Iconfactory, the small design company who holds a near-monopoly over the design of some of the most delicious icons in many commercial Windows and Mac software titles has come out claiming some credit on the design of Windows Vista’s icons.
Building on the groundbreaking work we had done for Microsoft’s Windows XP icon suite, the Iconfactory once again worked hand in hand with the design team in Redmond to help design the look and feel of the Windows Vista icon suite. Over the course of two years, style proposals were created and refined in cooperation with Microsoft’s creative team, to match and express Windows Vista’s Aero vision and styling. Once the final concepts for the icon style were completed, Microsoft’s designers expanded on this visual language and used it to internally create the full suite of icons you see today in Windows Vista.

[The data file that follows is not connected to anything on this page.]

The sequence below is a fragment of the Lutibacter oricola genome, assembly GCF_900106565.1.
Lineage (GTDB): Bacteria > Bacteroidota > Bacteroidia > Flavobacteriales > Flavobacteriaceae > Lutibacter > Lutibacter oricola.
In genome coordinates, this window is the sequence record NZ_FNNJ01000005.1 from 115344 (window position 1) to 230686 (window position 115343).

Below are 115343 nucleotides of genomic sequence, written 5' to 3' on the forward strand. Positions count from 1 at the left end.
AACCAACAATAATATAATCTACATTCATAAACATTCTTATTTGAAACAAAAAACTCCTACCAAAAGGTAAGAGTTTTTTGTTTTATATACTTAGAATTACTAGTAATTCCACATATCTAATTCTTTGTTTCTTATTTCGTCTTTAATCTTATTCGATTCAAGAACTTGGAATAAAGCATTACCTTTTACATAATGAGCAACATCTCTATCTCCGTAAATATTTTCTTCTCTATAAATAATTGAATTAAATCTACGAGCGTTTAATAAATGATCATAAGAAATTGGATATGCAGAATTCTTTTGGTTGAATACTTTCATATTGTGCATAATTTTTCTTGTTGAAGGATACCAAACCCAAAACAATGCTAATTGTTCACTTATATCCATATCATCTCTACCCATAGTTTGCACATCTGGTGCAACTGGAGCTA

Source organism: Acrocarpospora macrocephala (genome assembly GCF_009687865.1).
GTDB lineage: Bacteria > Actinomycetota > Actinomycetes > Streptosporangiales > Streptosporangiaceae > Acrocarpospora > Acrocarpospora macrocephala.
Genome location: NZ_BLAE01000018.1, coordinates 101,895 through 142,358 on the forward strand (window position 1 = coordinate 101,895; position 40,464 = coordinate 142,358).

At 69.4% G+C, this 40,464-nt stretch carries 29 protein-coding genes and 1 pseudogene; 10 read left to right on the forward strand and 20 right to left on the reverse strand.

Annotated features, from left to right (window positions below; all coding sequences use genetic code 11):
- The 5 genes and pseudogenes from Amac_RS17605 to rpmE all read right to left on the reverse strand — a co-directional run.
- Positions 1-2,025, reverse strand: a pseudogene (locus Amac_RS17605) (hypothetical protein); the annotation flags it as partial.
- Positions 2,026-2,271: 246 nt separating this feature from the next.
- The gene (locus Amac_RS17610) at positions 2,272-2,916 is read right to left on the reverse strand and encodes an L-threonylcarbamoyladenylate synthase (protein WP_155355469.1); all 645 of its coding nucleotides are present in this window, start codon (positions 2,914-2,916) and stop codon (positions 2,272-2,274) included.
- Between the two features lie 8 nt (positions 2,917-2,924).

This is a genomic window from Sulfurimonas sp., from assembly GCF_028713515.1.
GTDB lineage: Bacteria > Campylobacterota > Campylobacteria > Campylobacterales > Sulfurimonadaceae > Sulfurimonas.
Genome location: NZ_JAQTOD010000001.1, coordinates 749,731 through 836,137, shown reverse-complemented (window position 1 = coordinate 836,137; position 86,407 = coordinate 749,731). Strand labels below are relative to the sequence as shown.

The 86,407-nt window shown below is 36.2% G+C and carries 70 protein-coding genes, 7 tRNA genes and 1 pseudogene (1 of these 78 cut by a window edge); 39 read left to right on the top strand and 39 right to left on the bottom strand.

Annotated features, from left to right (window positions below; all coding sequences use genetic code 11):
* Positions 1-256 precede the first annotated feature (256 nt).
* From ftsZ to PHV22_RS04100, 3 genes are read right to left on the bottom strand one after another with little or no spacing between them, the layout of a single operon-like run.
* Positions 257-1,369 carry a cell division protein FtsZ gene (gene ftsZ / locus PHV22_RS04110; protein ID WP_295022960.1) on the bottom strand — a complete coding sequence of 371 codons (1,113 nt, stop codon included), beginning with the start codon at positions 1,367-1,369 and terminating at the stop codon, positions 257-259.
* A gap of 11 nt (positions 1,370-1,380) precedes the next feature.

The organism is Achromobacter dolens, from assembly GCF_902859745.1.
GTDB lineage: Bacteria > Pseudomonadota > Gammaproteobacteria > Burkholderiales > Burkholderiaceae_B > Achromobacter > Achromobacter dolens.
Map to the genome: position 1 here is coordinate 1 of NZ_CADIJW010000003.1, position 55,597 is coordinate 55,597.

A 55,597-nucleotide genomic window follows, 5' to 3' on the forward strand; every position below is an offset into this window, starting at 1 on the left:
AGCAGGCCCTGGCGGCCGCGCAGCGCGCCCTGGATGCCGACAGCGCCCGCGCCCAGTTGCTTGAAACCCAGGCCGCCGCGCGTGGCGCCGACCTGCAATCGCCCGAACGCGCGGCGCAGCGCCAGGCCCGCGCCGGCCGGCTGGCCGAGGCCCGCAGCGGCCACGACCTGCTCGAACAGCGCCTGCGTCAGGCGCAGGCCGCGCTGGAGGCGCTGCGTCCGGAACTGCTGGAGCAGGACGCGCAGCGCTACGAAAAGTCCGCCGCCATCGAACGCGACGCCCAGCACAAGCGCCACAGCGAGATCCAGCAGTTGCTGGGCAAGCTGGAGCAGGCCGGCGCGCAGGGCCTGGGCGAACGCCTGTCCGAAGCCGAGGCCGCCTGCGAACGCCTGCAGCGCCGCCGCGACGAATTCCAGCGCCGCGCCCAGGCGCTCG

Assuming the icons above are samples from the final concept, its interesting to see how they differ from the final Windows Vista icons. For example, the concept icons all face rightwards and are lit from the top right corner (like XP), whereas in the final they all face leftwards and are lit from the top-left. Much of the detail on these particular icons have been carried over to the final design, right down to the assortment of paintbrushes in the Paint icon. These guys clearly nailed the concepts.
But they are not the only people who deserve recognition for this massive overhaul of icons in Windows. Taking into account Vista refreshed about 10 times as many icons as XP did, as well as the introduction of high-resolution icons, many design agencies and designers at Microsoft all deserve a round of applause. While they did miss out on some detail here and there, it certainly marks a new milestone for Windows.